Not only had Hamas other groups amassed arsenals of some 10,000 rockets, Hamas built weapons labs where they were producing their own long-range rockets (albeit with much smaller payloads), and developing a domestic capability to produce unmanned aerial vehicles (UAV’s). Recently, Hamas made significant improvements that increased the range, accuracy and payloads of its domestically manufactured rockets. Over the past week Israel destroyed many of these weapons systems, as well as launch pads, production labs, and command and control facilities. And Hamas fired off around 1,000 of its rockets, further depleting its arsenal.
So, how long will the ceasefire last? To a very large degree that depends on how seriously Egypt will take its responsibility to patrol its sovereign territory and prevent Hamas and other militant groups in Gaza from rearming. Hamas takes a long view of its conflict with Israel‚ and nothing indicates it is about to moderate its views. Its intent to confront Israel militarily remains unchanged, and it continues to oppose progress toward a two-state solution. So long as a negotiated two-state solution remains Fatah’s goal, Hamas will continue to resist serious reconciliation talks between the two dominant Palestinian factions. Absent any real shift in its ideology and intent, the only true factor determining how much of a threat Hamas continues to pose is the question of its capabilities.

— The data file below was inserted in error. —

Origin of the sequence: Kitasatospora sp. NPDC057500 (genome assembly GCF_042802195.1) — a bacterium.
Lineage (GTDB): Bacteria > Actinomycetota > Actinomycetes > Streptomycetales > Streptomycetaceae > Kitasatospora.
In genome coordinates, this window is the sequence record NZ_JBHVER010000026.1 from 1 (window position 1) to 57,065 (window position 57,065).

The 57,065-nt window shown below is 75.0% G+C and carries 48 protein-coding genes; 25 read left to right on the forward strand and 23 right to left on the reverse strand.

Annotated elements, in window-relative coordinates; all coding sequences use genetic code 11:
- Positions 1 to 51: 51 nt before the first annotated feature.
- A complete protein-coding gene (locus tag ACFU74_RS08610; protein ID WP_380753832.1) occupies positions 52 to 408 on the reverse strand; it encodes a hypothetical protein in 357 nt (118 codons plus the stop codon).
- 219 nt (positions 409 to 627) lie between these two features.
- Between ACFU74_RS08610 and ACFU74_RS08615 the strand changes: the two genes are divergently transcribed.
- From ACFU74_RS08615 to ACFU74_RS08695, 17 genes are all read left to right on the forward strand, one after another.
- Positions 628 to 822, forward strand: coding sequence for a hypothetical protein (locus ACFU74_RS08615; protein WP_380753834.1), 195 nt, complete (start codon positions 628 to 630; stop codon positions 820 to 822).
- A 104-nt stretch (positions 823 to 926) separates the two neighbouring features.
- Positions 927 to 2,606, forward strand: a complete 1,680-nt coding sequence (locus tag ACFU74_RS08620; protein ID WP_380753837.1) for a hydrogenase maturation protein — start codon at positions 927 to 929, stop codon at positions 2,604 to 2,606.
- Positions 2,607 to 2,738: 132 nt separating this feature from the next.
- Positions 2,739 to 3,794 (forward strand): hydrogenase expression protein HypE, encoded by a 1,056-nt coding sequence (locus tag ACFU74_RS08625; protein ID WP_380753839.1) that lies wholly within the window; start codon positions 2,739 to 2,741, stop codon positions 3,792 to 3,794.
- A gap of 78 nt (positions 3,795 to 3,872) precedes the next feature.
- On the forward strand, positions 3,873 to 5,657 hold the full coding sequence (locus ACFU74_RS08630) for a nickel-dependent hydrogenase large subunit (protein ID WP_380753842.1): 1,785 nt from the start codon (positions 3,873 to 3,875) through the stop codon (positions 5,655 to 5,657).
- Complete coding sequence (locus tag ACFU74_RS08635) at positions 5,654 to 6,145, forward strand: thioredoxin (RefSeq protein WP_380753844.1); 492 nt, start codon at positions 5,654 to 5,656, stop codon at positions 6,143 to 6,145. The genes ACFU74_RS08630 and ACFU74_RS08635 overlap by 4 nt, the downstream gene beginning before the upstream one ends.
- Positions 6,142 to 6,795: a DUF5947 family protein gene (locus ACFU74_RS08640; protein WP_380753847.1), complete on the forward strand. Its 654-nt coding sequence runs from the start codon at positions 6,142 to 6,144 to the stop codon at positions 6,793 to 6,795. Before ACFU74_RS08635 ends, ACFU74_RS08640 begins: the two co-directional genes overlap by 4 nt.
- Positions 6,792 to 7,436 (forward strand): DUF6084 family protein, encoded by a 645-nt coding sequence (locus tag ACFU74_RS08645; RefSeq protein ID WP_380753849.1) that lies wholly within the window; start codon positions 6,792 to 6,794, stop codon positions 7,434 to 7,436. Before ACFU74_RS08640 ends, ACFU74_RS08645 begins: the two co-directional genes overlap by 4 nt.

The ceasefire will least as long as it takes Hamas to rearm, and likely not much longer than that. As one Israeli official put it to me a few weeks ago, “We don’t know when Hamas will attack, but we fully expect at some point they will. They are not collecting all those rockets as paperweights.” So, will Egypt shut the weapons smuggling rat lines crisscrossing its territory, or not?